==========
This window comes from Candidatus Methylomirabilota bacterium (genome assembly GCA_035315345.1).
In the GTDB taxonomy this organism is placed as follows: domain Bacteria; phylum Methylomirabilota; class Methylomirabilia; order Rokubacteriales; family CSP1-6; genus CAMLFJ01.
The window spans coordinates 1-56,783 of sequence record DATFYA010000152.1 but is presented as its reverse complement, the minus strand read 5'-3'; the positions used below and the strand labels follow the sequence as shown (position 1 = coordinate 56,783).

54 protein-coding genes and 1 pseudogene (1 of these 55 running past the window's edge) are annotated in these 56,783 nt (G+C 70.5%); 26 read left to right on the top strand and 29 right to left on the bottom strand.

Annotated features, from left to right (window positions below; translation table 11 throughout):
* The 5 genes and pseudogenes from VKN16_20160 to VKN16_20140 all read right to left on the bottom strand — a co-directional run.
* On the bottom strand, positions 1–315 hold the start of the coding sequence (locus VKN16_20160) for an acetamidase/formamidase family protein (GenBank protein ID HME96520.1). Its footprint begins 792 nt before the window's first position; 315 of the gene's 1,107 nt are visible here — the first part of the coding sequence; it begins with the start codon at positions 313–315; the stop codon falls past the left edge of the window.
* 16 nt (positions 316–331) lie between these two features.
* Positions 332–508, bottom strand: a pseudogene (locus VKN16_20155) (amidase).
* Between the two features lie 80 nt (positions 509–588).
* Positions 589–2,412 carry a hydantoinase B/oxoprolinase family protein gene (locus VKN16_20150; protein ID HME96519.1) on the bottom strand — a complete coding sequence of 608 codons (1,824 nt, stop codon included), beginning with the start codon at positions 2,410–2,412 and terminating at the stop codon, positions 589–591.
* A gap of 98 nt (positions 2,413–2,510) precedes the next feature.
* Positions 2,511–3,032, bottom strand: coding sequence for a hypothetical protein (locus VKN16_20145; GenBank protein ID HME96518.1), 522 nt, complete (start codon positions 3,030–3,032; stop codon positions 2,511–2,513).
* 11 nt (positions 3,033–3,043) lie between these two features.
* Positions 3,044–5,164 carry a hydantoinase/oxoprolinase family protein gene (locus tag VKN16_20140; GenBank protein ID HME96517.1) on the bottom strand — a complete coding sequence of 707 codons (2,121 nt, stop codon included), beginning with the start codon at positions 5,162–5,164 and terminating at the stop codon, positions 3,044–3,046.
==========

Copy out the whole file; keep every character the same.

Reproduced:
This window comes from Candidatus Methylomirabilota bacterium (genome assembly GCA_035315345.1).
In the GTDB taxonomy this organism is placed as follows: domain Bacteria; phylum Methylomirabilota; class Methylomirabilia; order Rokubacteriales; family CSP1-6; genus CAMLFJ01.
The window spans coordinates 1-56,783 of sequence record DATFYA010000152.1 but is presented as its reverse complement, the minus strand read 5'-3'; the positions used below and the strand labels follow the sequence as shown (position 1 = coordinate 56,783).

54 protein-coding genes and 1 pseudogene (1 of these 55 running past the window's edge) are annotated in these 56,783 nt (G+C 70.5%); 26 read left to right on the top strand and 29 right to left on the bottom strand.

Annotated features, from left to right (window positions below; translation table 11 throughout):
* The 5 genes and pseudogenes from VKN16_20160 to VKN16_20140 all read right to left on the bottom strand — a co-directional run.
* On the bottom strand, positions 1–315 hold the start of the coding sequence (locus VKN16_20160) for an acetamidase/formamidase family protein (GenBank protein ID HME96520.1). Its footprint begins 792 nt before the window's first position; 315 of the gene's 1,107 nt are visible here — the first part of the coding sequence; it begins with the start codon at positions 313–315; the stop codon falls past the left edge of the window.
* 16 nt (positions 316–331) lie between these two features.
* Positions 332–508, bottom strand: a pseudogene (locus VKN16_20155) (amidase).
* Between the two features lie 80 nt (positions 509–588).
* Positions 589–2,412 carry a hydantoinase B/oxoprolinase family protein gene (locus VKN16_20150; protein ID HME96519.1) on the bottom strand — a complete coding sequence of 608 codons (1,824 nt, stop codon included), beginning with the start codon at positions 2,410–2,412 and terminating at the stop codon, positions 589–591.
* A gap of 98 nt (positions 2,413–2,510) precedes the next feature.
* Positions 2,511–3,032, bottom strand: coding sequence for a hypothetical protein (locus VKN16_20145; GenBank protein ID HME96518.1), 522 nt, complete (start codon positions 3,030–3,032; stop codon positions 2,511–2,513).
* 11 nt (positions 3,033–3,043) lie between these two features.
* Positions 3,044–5,164 carry a hydantoinase/oxoprolinase family protein gene (locus tag VKN16_20140; GenBank protein ID HME96517.1) on the bottom strand — a complete coding sequence of 707 codons (2,121 nt, stop codon included), beginning with the start codon at positions 5,162–5,164 and terminating at the stop codon, positions 3,044–3,046.